Shortness of breath and coughing that comes from heart problems is not the same as what individuals experience from having a cold or the flu. There is usually no fever involved or congestion that causes a heart-related cough or difficulty breathing. Many describe this shortness of breath as coming from a feeling of tightness in the chest. Those experiencing shortness of breath need to see a doctor, who will be able to determine if the breathing troubles come from a problem with the lungs, such as a pulmonary infection, bronchitis, pneumonia, or another lung disease. If the lungs are not the source of the problem, then the heart may be the cause. Shortness of breath and coughing caused by heart problems occurs when the heart is not pumping enough blood. Blood needs to circulate through the lungs and carry oxygen to the body tissues. It is the lack of oxygenated blood that makes a person feel like they need to breathe more.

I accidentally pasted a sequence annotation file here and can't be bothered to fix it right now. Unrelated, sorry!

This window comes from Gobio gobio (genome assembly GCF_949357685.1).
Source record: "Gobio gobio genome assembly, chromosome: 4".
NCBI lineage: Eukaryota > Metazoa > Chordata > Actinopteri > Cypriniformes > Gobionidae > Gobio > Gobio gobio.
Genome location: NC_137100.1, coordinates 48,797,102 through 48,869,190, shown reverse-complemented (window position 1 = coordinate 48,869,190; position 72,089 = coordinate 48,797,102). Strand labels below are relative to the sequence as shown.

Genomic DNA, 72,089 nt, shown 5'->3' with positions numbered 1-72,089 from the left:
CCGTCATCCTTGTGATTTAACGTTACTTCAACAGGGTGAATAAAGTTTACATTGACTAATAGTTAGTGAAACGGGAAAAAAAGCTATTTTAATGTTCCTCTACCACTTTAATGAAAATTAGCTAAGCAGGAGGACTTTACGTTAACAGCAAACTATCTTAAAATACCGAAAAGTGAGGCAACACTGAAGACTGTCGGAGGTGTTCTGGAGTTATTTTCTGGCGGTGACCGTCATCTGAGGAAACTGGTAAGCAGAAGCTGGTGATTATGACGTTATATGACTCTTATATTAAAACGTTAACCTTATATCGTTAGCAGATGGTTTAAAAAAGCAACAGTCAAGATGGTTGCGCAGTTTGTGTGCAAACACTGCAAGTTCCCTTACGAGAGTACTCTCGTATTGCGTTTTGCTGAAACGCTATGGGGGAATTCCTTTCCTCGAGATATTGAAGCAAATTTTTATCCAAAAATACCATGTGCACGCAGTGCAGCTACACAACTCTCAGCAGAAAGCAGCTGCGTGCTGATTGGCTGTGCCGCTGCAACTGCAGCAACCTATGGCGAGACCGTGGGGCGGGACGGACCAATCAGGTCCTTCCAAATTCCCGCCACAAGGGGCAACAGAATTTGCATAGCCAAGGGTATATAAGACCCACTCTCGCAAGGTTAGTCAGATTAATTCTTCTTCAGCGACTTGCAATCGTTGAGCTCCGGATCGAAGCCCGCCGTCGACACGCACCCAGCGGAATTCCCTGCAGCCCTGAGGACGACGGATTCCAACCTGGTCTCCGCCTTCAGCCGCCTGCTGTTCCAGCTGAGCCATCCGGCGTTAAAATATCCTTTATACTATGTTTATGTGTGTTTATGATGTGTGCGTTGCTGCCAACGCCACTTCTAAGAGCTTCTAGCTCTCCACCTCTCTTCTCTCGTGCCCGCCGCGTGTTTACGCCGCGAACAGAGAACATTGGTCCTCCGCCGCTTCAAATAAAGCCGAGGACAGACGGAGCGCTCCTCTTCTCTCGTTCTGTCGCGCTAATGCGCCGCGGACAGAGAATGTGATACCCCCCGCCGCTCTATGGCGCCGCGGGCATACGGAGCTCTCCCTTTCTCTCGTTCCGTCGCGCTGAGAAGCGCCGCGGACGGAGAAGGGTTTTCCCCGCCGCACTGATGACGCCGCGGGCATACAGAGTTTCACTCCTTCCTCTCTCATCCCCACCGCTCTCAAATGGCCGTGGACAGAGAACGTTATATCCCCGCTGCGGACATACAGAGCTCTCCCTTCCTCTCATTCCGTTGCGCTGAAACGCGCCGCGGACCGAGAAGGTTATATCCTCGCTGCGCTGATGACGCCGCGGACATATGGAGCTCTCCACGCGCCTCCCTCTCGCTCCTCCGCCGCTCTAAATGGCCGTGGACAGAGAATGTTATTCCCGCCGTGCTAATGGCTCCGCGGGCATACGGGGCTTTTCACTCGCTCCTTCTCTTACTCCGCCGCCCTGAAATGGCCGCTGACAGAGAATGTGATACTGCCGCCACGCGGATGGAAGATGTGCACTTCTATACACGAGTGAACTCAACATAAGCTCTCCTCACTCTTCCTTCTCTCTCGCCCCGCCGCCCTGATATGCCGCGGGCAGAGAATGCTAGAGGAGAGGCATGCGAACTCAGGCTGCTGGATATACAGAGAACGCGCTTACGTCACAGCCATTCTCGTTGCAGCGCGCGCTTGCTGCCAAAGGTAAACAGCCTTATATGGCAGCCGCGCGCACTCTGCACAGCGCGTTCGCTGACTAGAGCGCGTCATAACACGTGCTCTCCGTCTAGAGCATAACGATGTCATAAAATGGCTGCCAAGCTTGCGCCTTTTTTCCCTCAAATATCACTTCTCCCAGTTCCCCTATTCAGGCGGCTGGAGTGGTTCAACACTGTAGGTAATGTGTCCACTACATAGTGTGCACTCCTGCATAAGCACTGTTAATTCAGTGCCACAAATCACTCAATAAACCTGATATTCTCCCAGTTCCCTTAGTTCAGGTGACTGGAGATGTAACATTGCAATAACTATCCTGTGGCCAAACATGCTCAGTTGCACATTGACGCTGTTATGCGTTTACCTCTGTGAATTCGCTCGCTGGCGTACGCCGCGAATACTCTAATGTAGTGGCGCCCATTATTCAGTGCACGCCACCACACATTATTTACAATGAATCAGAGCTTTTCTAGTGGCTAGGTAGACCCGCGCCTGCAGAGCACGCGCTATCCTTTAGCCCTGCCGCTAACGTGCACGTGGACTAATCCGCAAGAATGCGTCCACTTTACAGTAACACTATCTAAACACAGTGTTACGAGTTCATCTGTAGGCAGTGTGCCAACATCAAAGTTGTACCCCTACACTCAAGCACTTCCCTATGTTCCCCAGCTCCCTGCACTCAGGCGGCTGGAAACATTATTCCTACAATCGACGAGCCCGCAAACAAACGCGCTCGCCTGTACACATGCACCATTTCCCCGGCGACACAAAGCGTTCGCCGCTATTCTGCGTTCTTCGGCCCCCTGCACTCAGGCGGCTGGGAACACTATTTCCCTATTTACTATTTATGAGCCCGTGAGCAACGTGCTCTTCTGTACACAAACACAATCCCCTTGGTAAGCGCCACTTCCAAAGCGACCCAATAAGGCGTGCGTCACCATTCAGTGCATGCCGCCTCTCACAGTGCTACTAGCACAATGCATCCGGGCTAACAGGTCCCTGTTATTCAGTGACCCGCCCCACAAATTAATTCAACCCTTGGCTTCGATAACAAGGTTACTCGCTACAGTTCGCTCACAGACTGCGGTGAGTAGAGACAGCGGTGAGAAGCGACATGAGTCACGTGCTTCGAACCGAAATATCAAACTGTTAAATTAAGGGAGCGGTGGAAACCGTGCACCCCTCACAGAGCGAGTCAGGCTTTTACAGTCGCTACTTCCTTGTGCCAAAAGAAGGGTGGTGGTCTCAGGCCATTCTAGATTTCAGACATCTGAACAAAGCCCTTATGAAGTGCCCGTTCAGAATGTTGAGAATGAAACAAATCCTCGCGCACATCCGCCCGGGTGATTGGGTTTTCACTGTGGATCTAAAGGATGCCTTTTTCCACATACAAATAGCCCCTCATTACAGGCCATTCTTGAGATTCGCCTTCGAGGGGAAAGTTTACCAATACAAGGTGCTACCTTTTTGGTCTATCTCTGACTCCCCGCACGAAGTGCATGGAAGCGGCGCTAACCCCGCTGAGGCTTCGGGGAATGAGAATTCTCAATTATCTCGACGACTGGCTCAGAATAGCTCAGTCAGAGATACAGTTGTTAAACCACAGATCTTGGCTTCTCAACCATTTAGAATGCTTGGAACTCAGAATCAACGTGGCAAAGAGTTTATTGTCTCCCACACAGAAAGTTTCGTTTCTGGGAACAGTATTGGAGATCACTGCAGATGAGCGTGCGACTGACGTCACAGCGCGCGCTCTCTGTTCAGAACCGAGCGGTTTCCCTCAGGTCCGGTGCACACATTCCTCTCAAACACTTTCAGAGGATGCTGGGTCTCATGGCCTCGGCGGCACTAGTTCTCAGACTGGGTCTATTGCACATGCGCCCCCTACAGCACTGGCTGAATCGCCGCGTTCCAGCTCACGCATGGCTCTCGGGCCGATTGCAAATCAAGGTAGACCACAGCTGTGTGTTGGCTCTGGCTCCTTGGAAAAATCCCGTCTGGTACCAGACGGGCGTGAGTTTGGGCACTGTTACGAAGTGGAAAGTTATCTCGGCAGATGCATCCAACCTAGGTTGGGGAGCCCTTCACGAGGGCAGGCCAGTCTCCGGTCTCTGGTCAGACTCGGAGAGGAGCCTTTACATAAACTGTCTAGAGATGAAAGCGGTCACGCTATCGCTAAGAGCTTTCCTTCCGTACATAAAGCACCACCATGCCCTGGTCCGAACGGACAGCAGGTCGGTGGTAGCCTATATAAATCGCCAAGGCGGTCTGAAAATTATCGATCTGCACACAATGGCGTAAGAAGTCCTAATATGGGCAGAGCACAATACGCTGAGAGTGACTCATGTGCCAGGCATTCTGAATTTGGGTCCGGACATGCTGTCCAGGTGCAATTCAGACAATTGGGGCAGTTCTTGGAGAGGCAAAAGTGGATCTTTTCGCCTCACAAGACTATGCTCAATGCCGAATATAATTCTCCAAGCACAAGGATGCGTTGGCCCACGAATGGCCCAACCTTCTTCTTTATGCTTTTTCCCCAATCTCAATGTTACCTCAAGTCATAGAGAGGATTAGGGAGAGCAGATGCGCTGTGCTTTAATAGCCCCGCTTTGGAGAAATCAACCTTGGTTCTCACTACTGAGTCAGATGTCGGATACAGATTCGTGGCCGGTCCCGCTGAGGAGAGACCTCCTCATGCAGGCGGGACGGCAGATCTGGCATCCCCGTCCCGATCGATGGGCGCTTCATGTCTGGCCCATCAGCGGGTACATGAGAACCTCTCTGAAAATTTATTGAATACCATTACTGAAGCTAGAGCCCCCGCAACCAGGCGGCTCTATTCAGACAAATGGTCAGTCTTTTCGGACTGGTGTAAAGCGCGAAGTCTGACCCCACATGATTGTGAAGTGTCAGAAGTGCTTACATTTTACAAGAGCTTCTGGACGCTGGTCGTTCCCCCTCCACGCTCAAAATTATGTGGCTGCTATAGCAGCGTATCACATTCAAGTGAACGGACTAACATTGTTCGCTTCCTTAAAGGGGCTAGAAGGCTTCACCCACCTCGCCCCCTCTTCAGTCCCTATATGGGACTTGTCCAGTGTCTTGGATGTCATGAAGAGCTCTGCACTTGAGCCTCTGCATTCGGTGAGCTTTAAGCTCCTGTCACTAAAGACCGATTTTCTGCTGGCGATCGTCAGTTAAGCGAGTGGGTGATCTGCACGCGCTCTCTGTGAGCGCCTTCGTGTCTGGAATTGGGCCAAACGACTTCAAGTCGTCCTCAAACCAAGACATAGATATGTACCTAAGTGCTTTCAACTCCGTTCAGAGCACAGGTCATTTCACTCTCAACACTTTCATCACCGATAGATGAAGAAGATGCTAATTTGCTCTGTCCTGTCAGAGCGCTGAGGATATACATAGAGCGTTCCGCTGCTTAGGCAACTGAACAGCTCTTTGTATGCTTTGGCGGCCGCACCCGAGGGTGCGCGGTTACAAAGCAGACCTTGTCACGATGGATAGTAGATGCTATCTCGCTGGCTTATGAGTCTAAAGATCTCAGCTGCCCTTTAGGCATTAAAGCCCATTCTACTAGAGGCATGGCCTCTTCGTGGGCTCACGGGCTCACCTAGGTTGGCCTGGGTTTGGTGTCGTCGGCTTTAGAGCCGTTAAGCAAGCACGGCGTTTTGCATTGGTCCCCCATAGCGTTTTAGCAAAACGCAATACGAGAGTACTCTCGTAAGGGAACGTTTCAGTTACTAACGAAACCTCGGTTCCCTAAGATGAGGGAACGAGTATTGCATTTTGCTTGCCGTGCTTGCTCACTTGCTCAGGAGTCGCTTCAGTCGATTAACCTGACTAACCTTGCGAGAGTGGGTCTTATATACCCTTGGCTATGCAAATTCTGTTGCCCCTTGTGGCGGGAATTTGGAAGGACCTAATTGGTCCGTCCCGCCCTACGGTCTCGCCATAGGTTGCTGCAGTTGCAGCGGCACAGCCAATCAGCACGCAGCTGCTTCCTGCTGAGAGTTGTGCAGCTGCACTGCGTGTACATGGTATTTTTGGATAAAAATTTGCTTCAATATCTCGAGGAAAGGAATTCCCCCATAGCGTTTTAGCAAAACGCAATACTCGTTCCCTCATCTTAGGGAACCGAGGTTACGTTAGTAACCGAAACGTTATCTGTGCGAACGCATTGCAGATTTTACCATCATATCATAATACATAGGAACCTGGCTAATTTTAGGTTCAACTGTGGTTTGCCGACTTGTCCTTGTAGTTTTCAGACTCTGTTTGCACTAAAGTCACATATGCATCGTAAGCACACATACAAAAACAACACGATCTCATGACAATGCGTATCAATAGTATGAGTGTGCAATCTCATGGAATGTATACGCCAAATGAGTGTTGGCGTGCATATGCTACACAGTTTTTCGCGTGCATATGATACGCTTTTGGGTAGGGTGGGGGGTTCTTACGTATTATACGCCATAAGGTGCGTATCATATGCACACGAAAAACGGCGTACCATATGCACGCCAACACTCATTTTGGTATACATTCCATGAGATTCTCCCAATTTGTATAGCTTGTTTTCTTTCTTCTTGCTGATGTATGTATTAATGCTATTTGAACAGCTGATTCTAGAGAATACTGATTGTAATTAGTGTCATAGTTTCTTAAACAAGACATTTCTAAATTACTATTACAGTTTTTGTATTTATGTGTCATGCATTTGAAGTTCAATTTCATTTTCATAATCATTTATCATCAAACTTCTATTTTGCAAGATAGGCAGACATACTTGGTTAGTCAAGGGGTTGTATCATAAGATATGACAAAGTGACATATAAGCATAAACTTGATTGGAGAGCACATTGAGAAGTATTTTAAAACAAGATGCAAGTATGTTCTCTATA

Severe chest pain is a very dangerous condition. Those who experience this pain, and anyone observing them, should immediately call emergency services. An individual who suffers from this sudden intense pain may be experiencing a heart attack and require immediate cardiopulmonary resuscitation (CPR) efforts to survive. The American Heart Association recommends giving CPR while waiting for an ambulance to arrive. Give first aid by using the hands-only technique. Use two hands, one placed over the back of the other one, and then make chest compressions at the tempo of one hundred to 120 beats per minute. This is the speed of the music beat from the classic disco song Staying Alive.
Not all heart problems start with a warning that includes pain in the chest. However, any chest pain, even if it's only a mild, dull pain may be a warning sign of heart problems.
Increased Urination At Night